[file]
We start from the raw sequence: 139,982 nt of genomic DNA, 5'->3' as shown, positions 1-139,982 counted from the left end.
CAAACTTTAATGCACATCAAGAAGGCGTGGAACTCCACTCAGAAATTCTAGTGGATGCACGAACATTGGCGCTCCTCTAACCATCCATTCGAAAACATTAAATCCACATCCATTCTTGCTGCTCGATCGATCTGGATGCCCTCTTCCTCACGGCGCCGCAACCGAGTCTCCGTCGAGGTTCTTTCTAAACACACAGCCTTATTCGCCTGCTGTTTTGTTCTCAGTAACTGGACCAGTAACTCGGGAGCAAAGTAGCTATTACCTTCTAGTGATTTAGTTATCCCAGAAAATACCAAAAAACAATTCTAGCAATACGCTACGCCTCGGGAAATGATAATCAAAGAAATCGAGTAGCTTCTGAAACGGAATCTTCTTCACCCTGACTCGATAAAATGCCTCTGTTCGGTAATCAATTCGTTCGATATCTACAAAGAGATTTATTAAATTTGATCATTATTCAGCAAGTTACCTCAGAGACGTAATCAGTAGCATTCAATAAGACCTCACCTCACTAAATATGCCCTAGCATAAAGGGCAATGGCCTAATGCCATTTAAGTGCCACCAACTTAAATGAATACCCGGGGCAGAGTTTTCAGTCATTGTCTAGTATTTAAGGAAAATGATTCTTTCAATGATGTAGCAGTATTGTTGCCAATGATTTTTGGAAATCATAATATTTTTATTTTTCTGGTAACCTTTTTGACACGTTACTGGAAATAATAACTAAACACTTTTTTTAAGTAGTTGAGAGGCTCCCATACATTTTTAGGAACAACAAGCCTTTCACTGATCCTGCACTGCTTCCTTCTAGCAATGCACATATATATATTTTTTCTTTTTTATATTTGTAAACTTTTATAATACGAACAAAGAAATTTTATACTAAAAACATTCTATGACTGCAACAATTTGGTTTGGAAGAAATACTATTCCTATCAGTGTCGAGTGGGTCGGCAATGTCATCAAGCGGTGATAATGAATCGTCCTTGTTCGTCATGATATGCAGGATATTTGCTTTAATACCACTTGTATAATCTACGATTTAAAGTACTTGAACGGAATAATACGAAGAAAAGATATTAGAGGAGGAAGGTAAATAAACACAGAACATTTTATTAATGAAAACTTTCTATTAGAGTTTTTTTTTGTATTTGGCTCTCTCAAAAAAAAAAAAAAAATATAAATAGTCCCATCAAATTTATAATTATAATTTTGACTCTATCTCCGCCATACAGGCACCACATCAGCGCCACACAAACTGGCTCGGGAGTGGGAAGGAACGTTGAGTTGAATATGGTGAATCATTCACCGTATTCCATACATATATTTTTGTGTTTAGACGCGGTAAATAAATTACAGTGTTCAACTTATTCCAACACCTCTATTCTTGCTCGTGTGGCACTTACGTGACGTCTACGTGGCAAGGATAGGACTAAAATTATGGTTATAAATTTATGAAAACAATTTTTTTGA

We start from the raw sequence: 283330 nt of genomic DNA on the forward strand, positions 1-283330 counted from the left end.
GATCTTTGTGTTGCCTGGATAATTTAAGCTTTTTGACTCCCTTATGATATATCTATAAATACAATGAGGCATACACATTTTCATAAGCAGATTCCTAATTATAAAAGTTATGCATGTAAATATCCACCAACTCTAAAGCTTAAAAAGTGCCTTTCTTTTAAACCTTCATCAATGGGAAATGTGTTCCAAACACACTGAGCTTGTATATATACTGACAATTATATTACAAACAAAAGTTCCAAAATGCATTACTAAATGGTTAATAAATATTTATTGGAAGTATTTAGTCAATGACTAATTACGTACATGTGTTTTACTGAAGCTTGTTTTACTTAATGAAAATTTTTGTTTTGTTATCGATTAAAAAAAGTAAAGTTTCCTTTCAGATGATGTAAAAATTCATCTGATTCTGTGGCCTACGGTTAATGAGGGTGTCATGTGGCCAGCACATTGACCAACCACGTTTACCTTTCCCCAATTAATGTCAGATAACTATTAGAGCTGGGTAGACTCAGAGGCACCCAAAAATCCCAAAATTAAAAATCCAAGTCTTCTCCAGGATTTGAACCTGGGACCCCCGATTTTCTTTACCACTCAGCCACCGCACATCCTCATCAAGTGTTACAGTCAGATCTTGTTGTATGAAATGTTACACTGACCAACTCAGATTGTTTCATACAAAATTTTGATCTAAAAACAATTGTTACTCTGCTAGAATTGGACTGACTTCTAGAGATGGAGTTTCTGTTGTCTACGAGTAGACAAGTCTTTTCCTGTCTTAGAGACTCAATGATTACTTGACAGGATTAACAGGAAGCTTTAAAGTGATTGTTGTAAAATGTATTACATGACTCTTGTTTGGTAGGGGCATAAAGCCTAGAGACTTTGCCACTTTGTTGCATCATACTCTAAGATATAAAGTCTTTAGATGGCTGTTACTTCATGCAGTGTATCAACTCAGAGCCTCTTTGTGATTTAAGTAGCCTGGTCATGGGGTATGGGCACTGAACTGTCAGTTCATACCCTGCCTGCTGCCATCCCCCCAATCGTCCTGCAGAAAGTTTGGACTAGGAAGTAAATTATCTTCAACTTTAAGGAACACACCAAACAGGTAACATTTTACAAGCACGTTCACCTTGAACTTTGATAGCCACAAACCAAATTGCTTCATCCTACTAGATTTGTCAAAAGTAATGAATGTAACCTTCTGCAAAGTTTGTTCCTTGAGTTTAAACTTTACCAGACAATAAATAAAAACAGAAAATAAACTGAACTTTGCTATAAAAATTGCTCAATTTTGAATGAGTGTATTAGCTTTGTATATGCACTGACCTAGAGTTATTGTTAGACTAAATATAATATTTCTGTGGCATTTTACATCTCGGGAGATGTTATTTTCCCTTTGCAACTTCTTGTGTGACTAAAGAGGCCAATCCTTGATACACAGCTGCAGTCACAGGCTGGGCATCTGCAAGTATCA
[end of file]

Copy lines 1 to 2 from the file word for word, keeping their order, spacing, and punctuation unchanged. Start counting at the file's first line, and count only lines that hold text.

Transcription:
We start from the raw sequence: 139,982 nt of genomic DNA, 5'->3' as shown, positions 1-139,982 counted from the left end.
CAAACTTTAATGCACATCAAGAAGGCGTGGAACTCCACTCAGAAATTCTAGTGGATGCACGAACATTGGCGCTCCTCTAACCATCCATTCGAAAACATTAAATCCACATCCATTCTTGCTGCTCGATCGATCTGGATGCCCTCTTCCTCACGGCGCCGCAACCGAGTCTCCGTCGAGGTTCTTTCTAAACACACAGCCTTATTCGCCTGCTGTTTTGTTCTCAGTAACTGGACCAGTAACTCGGGAGCAAAGTAGCTATTACCTTCTAGTGATTTAGTTATCCCAGAAAATACCAAAAAACAATTCTAGCAATACGCTACGCCTCGGGAAATGATAATCAAAGAAATCGAGTAGCTTCTGAAACGGAATCTTCTTCACCCTGACTCGATAAAATGCCTCTGTTCGGTAATCAATTCGTTCGATATCTACAAAGAGATTTATTAAATTTGATCATTATTCAGCAAGTTACCTCAGAGACGTAATCAGTAGCATTCAATAAGACCTCACCTCACTAAATATGCCCTAGCATAAAGGGCAATGGCCTAATGCCATTTAAGTGCCACCAACTTAAATGAATACCCGGGGCAGAGTTTTCAGTCATTGTCTAGTATTTAAGGAAAATGATTCTTTCAATGATGTAGCAGTATTGTTGCCAATGATTTTTGGAAATCATAATATTTTTATTTTTCTGGTAACCTTTTTGACACGTTACTGGAAATAATAACTAAACACTTTTTTTAAGTAGTTGAGAGGCTCCCATACATTTTTAGGAACAACAAGCCTTTCACTGATCCTGCACTGCTTCCTTCTAGCAATGCACATATATATATTTTTTCTTTTTTATATTTGTAAACTTTTATAATACGAACAAAGAAATTTTATACTAAAAACATTCTATGACTGCAACAATTTGGTTTGGAAGAAATACTATTCCTATCAGTGTCGAGTGGGTCGGCAATGTCATCAAGCGGTGATAATGAATCGTCCTTGTTCGTCATGATATGCAGGATATTTGCTTTAATACCACTTGTATAATCTACGATTTAAAGTACTTGAACGGAATAATACGAAGAAAAGATATTAGAGGAGGAAGGTAAATAAACACAGAACATTTTATTAATGAAAACTTTCTATTAGAGTTTTTTTTTGTATTTGGCTCTCTCAAAAAAAAAAAAAAAATATAAATAGTCCCATCAAATTTATAATTATAATTTTGACTCTATCTCCGCCATACAGGCACCACATCAGCGCCACACAAACTGGCTCGGGAGTGGGAAGGAACGTTGAGTTGAATATGGTGAATCATTCACCGTATTCCATACATATATTTTTGTGTTTAGACGCGGTAAATAAATTACAGTGTTCAACTTATTCCAACACCTCTATTCTTGCTCGTGTGGCACTTACGTGACGTCTACGTGGCAAGGATAGGACTAAAATTATGGTTATAAATTTATGAAAACAATTTTTTTGA